Lightweight Backpacking Stove

In the quest to cut the weight of my backpack load I’ve been looking at my cooking setup.  I have a number of nested pot sets that we use for camping and one that I bought for back packing, however as light as they are they are still bulky and rather heavy for what you are using them for.  Having done a lot of searching on the net for what has worked for others I came up the short list of things.

159231_633735806296920000-639015099First, what did I have before?  I was carrying a Campingaz Bluet Micro Plus Camping Stove, which takes a number of sizes of gas canisters.  The pros to this is fast boil time and nice adjustable flame if you want to simmer or cook for a number of people.  The cons, weight and having to carry canisters that you must take out with you and dispose of when you return.  When empty you can puncture and stomp them flat, but you still have to bring them back.

 

The way forward for most people is to use something that burns Alcohol (the more pure the better, 91%+ or at worse rubbing alcohol, but that’s dirty when it burns and makes a mess of your pots), denatured alcohol, Heet (gasoline antifreeze) or to use Methylated spirits.   I’ve settled on Meths as it’s easy to buy from hardware stores and camping shops. 

So, what can you use as a stove?  Well, there’s 100’s of possible options.  I’ve selected a Penny Stove / Pepsi Can Stove / Coke Can Stove, whatever name you want call it.  I’ve also decided to try the Super Cat stove.

There are pros and cons to these types of stoves as well.  

Pro:  Really accessible fuel – Efficient burning of the fuel to weight ratio

Con: Messy if it tips over – No flame control (really) – Wind really effects the performance

There are many more pros and cons for these, but for me these are most appropriate.  Others will argue about altitude, temps outside, etc, etc.

So what cooking kit have I decided to take solo hiking / wild camping?

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Above is a Snow Peak – Trek 700 Titanium cup in it’s mesh bag.  This is great cut, big and light weight.  The lid hangs on the side of the cup and has a slot in it for draining water out of the cup, for example if you were making pasta.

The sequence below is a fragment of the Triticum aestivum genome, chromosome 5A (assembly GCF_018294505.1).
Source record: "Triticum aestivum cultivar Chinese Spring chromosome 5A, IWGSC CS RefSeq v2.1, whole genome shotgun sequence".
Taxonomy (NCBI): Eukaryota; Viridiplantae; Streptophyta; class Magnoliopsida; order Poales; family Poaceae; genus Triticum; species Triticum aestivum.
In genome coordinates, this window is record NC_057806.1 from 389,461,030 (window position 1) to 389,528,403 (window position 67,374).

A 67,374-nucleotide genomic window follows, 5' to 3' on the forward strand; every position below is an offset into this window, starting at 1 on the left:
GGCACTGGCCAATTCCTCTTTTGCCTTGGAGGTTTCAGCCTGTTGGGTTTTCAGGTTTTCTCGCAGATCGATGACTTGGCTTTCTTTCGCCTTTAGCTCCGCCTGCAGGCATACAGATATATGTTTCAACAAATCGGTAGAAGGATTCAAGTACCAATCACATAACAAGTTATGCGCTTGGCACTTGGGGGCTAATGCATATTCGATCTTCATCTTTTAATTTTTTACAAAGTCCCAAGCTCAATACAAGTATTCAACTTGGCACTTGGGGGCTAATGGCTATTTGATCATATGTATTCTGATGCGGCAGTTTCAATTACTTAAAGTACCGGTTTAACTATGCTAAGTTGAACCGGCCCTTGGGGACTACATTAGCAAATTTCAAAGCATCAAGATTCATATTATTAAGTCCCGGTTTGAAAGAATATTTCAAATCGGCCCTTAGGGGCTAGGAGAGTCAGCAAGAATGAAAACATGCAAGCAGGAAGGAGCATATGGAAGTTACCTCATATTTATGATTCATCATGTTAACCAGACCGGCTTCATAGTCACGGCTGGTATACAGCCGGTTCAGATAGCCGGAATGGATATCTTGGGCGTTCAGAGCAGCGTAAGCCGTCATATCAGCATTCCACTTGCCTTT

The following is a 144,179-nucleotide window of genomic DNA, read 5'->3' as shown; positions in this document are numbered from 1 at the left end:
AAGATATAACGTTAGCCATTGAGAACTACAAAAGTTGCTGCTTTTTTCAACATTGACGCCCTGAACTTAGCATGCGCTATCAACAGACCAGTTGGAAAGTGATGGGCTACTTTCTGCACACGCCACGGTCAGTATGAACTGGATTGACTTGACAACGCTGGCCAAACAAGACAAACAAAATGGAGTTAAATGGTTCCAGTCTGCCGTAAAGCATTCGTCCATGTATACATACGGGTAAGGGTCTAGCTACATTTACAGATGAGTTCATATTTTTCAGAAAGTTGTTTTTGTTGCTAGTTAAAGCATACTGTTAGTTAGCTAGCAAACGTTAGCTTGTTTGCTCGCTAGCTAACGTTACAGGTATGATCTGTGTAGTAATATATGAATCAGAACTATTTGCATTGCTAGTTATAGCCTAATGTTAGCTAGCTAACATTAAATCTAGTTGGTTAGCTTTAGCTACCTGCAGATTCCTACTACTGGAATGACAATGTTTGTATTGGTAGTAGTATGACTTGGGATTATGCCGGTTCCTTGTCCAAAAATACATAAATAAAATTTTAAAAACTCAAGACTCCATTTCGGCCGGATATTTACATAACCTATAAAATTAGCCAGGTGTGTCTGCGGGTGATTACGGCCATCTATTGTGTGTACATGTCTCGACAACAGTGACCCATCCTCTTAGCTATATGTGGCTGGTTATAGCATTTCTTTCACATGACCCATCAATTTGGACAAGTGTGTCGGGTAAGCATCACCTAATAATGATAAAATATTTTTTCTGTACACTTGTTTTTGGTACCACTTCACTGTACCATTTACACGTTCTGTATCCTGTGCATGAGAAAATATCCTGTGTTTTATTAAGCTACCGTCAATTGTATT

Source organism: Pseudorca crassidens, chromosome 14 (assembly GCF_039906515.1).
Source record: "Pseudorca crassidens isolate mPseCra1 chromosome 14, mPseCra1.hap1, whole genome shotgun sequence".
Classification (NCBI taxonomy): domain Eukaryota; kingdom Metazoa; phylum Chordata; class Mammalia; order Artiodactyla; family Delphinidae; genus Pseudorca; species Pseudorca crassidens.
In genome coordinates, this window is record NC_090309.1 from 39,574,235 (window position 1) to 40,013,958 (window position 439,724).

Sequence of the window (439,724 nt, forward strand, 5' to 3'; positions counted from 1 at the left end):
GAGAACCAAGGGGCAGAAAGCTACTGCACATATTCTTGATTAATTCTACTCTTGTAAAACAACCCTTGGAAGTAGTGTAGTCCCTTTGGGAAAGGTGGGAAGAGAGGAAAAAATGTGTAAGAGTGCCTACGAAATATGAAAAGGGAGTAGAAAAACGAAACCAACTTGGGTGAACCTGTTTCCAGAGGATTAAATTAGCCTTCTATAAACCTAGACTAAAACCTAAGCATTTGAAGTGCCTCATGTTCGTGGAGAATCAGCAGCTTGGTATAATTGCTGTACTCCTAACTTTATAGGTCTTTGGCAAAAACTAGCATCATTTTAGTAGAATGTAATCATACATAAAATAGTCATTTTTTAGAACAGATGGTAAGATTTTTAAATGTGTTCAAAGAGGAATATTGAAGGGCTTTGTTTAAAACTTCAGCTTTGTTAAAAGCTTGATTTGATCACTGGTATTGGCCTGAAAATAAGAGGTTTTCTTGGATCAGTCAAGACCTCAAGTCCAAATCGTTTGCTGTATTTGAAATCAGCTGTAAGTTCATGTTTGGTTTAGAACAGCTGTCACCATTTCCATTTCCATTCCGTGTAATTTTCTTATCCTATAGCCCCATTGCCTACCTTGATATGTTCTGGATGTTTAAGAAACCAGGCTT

Lets have a look inside the cup.

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Inside the cup I have .. (left to right) tin foil for a wind screen, Swedish Firesteel, Super Cat Stove, empty tin to use as base or to extinguish the stove (never blow out an alcohol stove), the purple bottle has 150ml of Methylated Spirits, right of that is the lid of a sweets tin, that can be used as a base for the stove or as a priming pan for the penny stove.    The second photo above you can see the pot on top of the stove with the foil screen in place.

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Here we have the 3 stoves I’ll likely carry with me (well, not at the same time).  The first photo from left to right .. the penny stove I bought from nikki.ikkin on Ebay, then one that I made myself and finally the Super Cat stove.

One problem with the penny stove is you need to use a pot stand for these (something else to carry, not that it has to be much).  I’ve not actually made a pot stand yet that will fit my Snow Peak 700.   The the penny stove from Ebay arrived I tried it out at home using a stand from my Compressed Hexamine Stove and just a normal pot from the kitchen, a rather heavy based pot as well.  The stove brought 500ml of cold tap water to a rolling boil in 6 mins, not bad at all. 

The Super Cat on the other hand IS the pot stand as well.  The penny stove I made myself (first ever attempt) does work and reasonably well too I think, but it is a bit bigger (taller) then the one I bought.  The height of the chamber does seem to have an effect on performance of these devices, also, the holes I made are too big, this is also a noticeable difference in it’s performance.  These stove really are pretty easy to make, took me about 10 mins to make it, minus the drying time for the sealing compound I used.

The Super Cat build time is much less, took me like 3 – 4 mins including the time to open the tin, dispose of the cat food inside, clean and punch the 32 holes in the tin with a paper punch.   This brought 500ml of cold tap water to a boil in about 8 mins using the Snow Peak 700, slower then the penny stove but I think over all it used less fuel.

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These photos just give you a look down inside of the cup once it’s all loaded up.  In there is the foil screen folded up inside the Super Cat Stove, which is inside the empty tin you saw in another photo, that and the fuel bottle are inside the a ziplock bag to keep the fuel from spilling into my cup.  You can also see the firesteel used to light the stove.  At the bottom of the photo you can see a tube, that contains 8 reusable cloths – Wemmi Wipes (down near the bottom of the page), these just take a couple tea spoons of water to expand them from the small tablets they come as.

Now, I just need to get a chance to get out hiking to actually try out the stove(s) and make a brew on the trail.  I’ll blog again once I’ve had a chance to try them out in the wild.  The Campingaz stove I know works well as I’ve used it a few times already, but these are new to me.

I’d love to hear your comments and experiences with these types of stoves, including tips and tricks for using them.


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